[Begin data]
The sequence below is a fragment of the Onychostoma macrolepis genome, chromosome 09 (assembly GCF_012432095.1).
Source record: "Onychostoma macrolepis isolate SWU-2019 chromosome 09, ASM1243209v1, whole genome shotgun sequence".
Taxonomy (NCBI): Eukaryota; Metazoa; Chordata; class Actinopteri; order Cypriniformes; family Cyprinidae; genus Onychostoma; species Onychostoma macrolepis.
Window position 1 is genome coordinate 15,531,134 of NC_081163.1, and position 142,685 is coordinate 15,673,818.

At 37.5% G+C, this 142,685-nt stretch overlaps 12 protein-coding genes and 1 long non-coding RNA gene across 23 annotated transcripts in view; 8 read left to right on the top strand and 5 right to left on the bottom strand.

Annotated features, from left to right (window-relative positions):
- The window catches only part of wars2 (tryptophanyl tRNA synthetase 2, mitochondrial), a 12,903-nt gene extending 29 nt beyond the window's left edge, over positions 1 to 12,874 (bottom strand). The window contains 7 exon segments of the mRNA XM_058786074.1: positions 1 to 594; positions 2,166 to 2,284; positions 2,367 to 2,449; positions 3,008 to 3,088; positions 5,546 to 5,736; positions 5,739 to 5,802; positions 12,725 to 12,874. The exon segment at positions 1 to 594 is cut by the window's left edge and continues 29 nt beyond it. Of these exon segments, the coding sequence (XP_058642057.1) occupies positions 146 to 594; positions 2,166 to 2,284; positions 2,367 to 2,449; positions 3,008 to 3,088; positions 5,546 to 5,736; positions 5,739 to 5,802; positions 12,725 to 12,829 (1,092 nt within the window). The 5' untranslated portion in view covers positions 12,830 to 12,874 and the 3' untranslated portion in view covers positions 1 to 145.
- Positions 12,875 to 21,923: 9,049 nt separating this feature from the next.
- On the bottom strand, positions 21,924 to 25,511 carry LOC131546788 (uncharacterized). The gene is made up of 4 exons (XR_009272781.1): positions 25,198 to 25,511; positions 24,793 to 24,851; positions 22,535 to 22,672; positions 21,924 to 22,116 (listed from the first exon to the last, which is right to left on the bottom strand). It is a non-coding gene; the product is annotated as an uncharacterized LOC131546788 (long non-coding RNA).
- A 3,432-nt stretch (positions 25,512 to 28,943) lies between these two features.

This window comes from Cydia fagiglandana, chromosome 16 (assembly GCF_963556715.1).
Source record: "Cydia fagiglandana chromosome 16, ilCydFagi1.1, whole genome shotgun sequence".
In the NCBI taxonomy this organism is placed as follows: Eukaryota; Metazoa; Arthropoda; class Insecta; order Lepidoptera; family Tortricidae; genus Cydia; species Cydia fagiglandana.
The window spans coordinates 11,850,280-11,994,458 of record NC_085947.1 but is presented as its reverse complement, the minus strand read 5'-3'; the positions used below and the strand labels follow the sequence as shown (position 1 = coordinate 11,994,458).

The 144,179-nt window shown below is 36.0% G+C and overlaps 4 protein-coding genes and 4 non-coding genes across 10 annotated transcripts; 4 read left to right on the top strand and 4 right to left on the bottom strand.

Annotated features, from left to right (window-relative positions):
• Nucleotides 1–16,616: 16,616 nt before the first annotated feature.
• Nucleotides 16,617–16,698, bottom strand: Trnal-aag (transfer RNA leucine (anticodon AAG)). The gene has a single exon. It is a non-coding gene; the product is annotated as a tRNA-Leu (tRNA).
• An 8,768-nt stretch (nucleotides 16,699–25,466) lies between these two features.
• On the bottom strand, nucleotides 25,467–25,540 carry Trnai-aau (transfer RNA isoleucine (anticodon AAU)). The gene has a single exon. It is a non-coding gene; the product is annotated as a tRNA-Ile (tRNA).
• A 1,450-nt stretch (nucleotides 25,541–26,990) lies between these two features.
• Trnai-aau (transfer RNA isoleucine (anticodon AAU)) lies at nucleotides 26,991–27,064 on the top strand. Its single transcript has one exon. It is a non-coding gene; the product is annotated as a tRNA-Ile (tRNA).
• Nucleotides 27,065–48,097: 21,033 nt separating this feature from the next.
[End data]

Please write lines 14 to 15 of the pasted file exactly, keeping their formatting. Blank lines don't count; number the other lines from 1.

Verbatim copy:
The window spans coordinates 11,850,280-11,994,458 of record NC_085947.1 but is presented as its reverse complement, the minus strand read 5'-3'; the positions used below and the strand labels follow the sequence as shown (position 1 = coordinate 11,994,458).

The 144,179-nt window shown below is 36.0% G+C and overlaps 4 protein-coding genes and 4 non-coding genes across 10 annotated transcripts; 4 read left to right on the top strand and 4 right to left on the bottom strand.